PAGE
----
Tuesday, May 18
Introduction and Moderator
Mr. Reiner Martin, Lead Economist, Joint Vienna Institute
Mr. Andrea Deghi, Financial Sector Expert, International Monetary Fund
Mr. Junghwan Mok, Economist, International Monetary Fund
Ms. Ellen Ryan, Financial Stability Expert, European Central Bank
The COVID-19 crisis has hit the global and European Commercial Real Estate (CRE) sector hard and increased uncertainty about the outlook for some of its segments due to possible structural shifts in demand. While there was little evidence of large price misalignments at the onset of the pandemic, signs of overvaluation have now emerged in some economies. Such misalignments increase downside risks to future growth due to the possibility of sharp price corrections, especially if they interact with other financial vulnerabilities. Such corrections could in turn threaten financial stability and hurt corporate investment, hampering economic recovery.
Against this backdrop, the webinar reviewed and discussed CRE developments more than one year after the start of the pandemic.
Mr. Andrea Deghi and Mr. Junghwan Mok (both IMF) looked at financial stability risks stemming from CRE during the COVID-19 crisis and beyond. They recalled that the CRE sector is amongst the hardest hit by the COVID-19 crisis. Especially retail, hotels, and office segments have been suffering from large declines in demand. It is also a highly procyclical sector and relevant to financial stability due to the significant exposures of banks and other (often highly leveraged) investors. Adverse shocks to CRE prices can damage bank solvency and reduce investments by nonfinancial corporations. The presenters argued that CRE price misalignments have increased during the pandemic and can exacerbate downside risk to GDP growth. In addition, going beyond its immediate adverse impact on the sector, the pandemic may exacerbate pre-existing CRE trends such as the decline in brick-and-mortar retail and increased remote working practices. Taken together, this poses significant medium-term challenges and valuation uncertainty for some CRE segments. Policies can mitigate the macro-financial stability risks associated with the CRE sector. The presenters argued that at the current juncture, continued policy support remains warranted to stimulate aggregate demand and aid the recovery of the sector. Once the extent of structural changes due to the pandemic becomes clearer, targeted macroprudential policy (such as limits on the loan-to-value and debt-service-coverage ratios) should be swiftly deployed to tackle pockets of elevated vulnerabilities. Moreover, given the increasingly important role of nonbank financial institutions in the CRE market, efforts should be undertaken to broaden the reach of macroprudential policy to cover nonbank financial institutions.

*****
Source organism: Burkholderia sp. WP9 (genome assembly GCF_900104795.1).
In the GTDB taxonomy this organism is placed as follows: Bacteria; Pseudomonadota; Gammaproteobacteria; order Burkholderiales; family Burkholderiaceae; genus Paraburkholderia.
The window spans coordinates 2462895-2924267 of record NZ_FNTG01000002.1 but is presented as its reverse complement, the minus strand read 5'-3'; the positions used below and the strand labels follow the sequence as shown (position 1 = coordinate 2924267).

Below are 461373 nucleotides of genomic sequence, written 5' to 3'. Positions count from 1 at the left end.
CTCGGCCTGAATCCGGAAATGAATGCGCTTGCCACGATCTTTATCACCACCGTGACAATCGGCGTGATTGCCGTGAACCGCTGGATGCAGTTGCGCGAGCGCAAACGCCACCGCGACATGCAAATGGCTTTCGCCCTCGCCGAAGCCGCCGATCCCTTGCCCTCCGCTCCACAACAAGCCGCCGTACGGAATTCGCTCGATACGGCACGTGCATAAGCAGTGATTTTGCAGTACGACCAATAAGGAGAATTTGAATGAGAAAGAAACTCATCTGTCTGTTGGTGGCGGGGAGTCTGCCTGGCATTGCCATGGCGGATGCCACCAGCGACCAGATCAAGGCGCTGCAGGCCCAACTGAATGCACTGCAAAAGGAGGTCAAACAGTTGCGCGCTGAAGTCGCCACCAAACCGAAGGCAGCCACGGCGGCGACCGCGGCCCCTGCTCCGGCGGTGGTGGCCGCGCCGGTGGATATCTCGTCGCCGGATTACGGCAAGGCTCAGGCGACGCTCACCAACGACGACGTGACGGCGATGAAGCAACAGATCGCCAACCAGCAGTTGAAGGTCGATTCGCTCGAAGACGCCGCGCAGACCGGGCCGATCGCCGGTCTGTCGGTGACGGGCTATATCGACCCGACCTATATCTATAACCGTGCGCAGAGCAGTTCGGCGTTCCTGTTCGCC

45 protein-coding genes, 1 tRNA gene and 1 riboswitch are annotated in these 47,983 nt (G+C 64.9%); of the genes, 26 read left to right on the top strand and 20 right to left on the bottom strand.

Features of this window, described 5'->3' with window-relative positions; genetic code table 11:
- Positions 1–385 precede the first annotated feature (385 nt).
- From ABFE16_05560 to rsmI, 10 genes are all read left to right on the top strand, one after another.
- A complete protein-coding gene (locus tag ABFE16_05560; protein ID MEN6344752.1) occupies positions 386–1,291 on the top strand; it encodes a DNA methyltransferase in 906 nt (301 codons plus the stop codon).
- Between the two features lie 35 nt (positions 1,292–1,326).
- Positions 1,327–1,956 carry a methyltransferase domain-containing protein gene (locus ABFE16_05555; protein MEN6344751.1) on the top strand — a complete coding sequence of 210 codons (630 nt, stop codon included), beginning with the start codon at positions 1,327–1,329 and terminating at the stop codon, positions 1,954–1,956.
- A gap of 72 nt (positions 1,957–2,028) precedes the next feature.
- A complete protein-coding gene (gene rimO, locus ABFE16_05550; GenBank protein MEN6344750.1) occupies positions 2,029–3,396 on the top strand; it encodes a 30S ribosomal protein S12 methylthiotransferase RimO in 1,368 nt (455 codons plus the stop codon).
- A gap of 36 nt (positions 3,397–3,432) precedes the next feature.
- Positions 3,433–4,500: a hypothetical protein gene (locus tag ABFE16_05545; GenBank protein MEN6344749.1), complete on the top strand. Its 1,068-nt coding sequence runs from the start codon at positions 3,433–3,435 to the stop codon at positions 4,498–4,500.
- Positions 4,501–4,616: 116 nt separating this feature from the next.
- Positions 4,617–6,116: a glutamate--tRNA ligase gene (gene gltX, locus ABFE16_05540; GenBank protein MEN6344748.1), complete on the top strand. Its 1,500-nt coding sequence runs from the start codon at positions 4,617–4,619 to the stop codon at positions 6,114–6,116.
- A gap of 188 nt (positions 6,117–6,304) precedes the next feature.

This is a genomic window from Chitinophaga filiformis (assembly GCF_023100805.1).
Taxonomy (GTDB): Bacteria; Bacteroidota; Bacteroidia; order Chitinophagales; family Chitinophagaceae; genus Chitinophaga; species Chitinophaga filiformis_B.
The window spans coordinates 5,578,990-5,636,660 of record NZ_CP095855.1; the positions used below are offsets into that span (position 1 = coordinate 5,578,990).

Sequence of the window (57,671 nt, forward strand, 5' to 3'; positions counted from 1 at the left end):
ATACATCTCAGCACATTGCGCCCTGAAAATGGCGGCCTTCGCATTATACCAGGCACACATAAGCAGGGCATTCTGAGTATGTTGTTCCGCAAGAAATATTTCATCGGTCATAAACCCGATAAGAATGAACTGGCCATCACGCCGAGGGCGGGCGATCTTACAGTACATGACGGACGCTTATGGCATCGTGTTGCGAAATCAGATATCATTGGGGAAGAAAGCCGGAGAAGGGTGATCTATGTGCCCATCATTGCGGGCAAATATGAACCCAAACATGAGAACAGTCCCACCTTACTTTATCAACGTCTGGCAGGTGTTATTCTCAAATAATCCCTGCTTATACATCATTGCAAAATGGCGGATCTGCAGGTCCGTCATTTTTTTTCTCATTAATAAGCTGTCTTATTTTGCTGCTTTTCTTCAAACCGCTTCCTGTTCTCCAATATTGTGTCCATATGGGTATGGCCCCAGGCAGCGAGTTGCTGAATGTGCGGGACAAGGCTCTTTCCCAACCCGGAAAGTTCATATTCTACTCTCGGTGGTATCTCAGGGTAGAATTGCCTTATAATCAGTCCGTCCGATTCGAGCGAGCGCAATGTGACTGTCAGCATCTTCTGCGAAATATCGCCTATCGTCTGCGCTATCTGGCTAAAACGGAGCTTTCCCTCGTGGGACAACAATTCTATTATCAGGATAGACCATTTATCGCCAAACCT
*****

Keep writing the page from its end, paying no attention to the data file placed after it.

Ms. Ellen Ryan (ECB) looked at the implications of the COVID-19 crisis for EU CRE. She pointed out that the outbreak of the crisis saw activity in EU CRE markets drop sharply, with 25% fewer transactions in 2020 than in 2019. Both model and market based indicators suggest that a substantial price correction may occur as market activity resumes and traditional price indices are also beginning to show this correction. For now the retail CRE sector is already showing large price correction. At the same time, industrial CRE is outperforming the market, which is the flip-side of the e-commerce trend. The office sector of CRE is also badly affected and market intelligence suggest a “K” recovery with prime properties outperforming the general office sector. In some EU countries, the banking systems have sizeable and risky exposures to CRE markets through direct exposures and the widespread use of CRE as collateral. In the banking sector, credit risk and adequate provisioning for CRE exposures should thus be monitored closely as the impact of the COVID-19 shock continues to materialize. Going beyond the banking sector, real estate funds show sings of increasing vulnerabilities, which may accelerate as the shock becomes more apparent on fund balance sheets.
Reiner Martin, Lead Economist, JVI